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Introduction to CSS Positioning Properties Part 2


In this second part of a two-part article, we examine more positioning properties available in the CSS2 specifications, and use what we've learned to build a simple drop-down menu without employing any JavaScript.

Author Info:
By: Alejandro Gervasio
Rating: 5 stars5 stars5 stars5 stars5 stars / 14
February 28, 2005
TABLE OF CONTENTS:
  1. · Introduction to CSS Positioning Properties Part 2
  2. · The "clear" property
  3. · The "z-index" property
  4. · The "visibility" property
  5. · The "overflow" property
  6. · A simple drop-down menu using the "overflow" and "display" properties

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Introduction to CSS Positioning Properties Part 2 - A simple drop-down menu using the "overflow" and "display" properties
(Page 6 of 6 )

First, let's show the corresponding CSS and markup code for the menu, and then explain what they do:

<style type="text/css">

.navbar {

     display: block;

     font: bold 11px "Verdana", Arial, Helvetica, sans-serif;

     color: #fff;

     padding: 2px;

     background: #00f;

     text-align: center;

}

a.menu:link,a.menu:visited {

     display: block;

     width: 100px;

     height: 18px;

     overflow: hidden;

     text-decoration: none;

}

a.menu:hover {

     display: block;

     width: 100px;

     height: 90px;

     overflow: visible;

     font: normal 11px Verdana, Arial, Helvetica, sans-serif;

     color: #000;

     background: #ffc;

     padding: 0px 0px 5px 0px;

     text-decoration: none;

}

    

</style>

The HTML markup is listed below:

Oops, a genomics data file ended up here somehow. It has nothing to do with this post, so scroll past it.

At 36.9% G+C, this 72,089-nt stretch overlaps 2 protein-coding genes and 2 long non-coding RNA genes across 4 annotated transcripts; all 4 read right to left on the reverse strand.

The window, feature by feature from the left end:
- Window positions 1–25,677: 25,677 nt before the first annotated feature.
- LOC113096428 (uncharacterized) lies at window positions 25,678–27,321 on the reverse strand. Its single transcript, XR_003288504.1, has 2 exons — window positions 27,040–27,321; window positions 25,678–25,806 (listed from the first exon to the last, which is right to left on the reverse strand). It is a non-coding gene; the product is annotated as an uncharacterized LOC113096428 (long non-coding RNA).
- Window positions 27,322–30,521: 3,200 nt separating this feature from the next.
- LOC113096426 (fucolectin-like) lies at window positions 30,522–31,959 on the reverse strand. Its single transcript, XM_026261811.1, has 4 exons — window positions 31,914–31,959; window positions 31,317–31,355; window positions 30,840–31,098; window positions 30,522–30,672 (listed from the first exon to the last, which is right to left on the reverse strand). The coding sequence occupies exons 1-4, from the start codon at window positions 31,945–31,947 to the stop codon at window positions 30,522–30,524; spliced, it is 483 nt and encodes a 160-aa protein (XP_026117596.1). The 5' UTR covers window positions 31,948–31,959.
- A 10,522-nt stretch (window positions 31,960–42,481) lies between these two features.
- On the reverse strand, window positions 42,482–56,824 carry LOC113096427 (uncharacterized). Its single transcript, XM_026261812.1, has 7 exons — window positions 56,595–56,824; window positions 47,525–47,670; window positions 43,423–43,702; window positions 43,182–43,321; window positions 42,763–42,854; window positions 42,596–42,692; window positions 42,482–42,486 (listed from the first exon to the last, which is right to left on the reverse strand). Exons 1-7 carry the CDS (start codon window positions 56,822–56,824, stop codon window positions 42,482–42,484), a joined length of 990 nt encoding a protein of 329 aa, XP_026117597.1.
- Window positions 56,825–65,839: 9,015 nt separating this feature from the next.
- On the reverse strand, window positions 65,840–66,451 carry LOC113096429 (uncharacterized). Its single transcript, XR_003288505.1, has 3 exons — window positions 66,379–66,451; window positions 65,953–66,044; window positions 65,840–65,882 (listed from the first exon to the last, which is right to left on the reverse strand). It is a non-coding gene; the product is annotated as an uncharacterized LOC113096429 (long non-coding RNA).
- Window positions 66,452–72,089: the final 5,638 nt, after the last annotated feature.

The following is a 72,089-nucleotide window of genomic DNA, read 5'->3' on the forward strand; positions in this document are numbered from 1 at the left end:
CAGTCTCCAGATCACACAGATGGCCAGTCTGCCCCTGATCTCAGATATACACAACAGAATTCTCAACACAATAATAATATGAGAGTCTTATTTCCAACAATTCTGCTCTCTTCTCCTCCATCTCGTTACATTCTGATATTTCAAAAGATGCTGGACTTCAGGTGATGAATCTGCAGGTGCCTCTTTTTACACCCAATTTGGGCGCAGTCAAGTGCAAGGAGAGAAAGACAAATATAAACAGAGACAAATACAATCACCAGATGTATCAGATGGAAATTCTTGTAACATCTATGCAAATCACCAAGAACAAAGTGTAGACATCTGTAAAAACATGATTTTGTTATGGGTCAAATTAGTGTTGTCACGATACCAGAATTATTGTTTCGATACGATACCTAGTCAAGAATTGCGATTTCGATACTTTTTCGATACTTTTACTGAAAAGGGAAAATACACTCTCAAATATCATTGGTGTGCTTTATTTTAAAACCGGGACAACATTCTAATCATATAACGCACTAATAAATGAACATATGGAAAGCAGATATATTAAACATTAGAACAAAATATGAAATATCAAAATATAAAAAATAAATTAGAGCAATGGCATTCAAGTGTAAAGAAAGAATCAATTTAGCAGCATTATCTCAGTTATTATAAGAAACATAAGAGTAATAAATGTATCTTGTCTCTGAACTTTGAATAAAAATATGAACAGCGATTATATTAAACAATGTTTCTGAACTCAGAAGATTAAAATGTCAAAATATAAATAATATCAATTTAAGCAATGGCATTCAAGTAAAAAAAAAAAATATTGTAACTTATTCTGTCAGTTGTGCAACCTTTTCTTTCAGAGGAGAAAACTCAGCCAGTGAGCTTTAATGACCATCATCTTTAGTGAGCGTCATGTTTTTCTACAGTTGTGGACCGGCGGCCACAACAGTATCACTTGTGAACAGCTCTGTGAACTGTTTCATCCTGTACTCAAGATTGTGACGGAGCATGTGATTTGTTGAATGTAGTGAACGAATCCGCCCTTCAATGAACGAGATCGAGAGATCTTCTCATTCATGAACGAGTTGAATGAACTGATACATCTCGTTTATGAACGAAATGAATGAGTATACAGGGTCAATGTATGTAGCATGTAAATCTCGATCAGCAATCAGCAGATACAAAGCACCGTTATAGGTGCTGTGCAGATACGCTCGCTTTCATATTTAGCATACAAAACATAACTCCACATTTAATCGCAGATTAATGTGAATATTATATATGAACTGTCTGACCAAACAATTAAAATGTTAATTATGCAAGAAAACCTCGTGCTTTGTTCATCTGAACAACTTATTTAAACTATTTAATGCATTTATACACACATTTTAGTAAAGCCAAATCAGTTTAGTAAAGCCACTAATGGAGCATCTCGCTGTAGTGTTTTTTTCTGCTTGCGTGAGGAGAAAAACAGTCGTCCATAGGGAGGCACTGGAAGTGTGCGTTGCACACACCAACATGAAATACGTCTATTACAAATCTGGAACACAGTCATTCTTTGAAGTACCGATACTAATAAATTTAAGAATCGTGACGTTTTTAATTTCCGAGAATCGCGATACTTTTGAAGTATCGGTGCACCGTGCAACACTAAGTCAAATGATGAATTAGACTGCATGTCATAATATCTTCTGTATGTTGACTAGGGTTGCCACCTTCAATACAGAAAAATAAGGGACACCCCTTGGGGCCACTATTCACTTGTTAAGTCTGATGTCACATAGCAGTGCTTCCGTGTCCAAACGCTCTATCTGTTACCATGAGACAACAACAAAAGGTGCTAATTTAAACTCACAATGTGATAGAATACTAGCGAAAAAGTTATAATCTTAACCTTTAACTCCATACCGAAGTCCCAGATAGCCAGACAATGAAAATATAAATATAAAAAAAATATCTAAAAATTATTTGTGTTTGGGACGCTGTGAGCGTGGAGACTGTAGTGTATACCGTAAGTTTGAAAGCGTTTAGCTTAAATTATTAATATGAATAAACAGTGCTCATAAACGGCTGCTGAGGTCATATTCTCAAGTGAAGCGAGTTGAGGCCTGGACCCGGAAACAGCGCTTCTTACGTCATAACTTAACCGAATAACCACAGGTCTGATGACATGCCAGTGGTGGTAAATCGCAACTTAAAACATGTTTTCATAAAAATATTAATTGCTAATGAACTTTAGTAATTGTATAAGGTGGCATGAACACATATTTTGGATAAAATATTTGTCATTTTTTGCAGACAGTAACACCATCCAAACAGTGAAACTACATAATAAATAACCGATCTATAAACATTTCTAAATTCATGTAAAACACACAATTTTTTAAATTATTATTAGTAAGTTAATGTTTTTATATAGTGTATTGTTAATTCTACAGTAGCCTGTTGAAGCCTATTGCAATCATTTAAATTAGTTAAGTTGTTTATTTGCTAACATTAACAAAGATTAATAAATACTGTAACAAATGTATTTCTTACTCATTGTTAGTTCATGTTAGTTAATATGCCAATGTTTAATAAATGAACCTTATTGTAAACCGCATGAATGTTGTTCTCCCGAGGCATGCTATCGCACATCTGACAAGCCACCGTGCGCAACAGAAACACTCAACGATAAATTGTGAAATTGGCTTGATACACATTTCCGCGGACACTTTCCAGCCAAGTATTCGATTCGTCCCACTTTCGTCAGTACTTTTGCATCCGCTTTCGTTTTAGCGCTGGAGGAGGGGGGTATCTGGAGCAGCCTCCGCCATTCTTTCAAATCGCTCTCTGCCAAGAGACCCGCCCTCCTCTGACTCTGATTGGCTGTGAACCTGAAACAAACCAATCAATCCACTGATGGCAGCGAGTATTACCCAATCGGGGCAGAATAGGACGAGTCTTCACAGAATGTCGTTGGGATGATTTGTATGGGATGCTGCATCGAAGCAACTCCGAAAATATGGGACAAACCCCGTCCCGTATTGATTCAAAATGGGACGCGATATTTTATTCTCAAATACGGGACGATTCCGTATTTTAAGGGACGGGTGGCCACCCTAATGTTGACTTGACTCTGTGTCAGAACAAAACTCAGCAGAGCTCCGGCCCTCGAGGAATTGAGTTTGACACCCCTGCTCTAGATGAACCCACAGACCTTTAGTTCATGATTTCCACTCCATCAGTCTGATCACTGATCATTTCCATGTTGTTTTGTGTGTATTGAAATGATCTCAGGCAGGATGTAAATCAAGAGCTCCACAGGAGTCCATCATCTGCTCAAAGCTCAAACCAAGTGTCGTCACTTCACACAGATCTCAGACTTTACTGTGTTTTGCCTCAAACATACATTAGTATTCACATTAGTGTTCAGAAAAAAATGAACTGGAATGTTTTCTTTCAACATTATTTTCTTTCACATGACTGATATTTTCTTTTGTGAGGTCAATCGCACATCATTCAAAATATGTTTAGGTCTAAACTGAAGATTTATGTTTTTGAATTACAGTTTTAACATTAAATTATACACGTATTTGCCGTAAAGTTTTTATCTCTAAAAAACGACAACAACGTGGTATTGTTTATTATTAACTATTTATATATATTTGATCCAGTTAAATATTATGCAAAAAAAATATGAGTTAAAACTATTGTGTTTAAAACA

<a href="#" class="menu">

<span class="navbar">Products</span><br />

Stereo Editors<br />

Multitrack Editors<br />

Expanders<br />

Compressors<br />

Equalizers</a>

That's all of the necessary code to make our simple menu work. Let's explain our CSS declarations:

We've defined a class "navbar" which will be displayed initially as the navigation element for our menu. As usual, we've styled the element using fonts, background colors, padding and the like. The only property to be noticed is "display: block." Since this element will be included within an <a> element, we need it to behave as a block-level element.

Next, we've declared another class "menu," which acts as the menu for the navigation bar element. Here, we're taking advantage of each state for the "a:link" and "a:hover" pseudoclasses. Since our menu is built around the <a> element, we need to initially hide the menu items. That's what we do by setting a height of 18px and assigning the property "overflow: hidden" for the "a:link" state. This way, all of the menu items will be properly hidden since they exceed height.

Then, for the a:hover state, we just assign a new width of 90px for menu items and set the overflow property to "visible." This causes the menu items to be displayed when the mouse it's hovered on the link. Quite simple, isn't it?

The output for this simple drop-down menu is illustrated is the following sequence:

We've created a simple but useful menu using the powerful CSS position capabilities, without the help of any JavaScript code and with little or no effort. Since most modern browsers offer support for these properties, our menu is pretty well suited for being implemented on websites that don't require sophisticated navigation systems.

Summary

In this article, we've looked closely at the most common CSS2 visual properties, which are strongly oriented to position elements in Web documents. Also, with the help of numerous examples, we were able to implement those properties in order to make them work for us in an efficient way. As usual with client-side techniques, we should always be aware of browser support. However, since old fourth-generation browsers are progressively being replaced by today's versions, we can take advantages of the benefits and capabilities available from using the newer CSS2 specifications.


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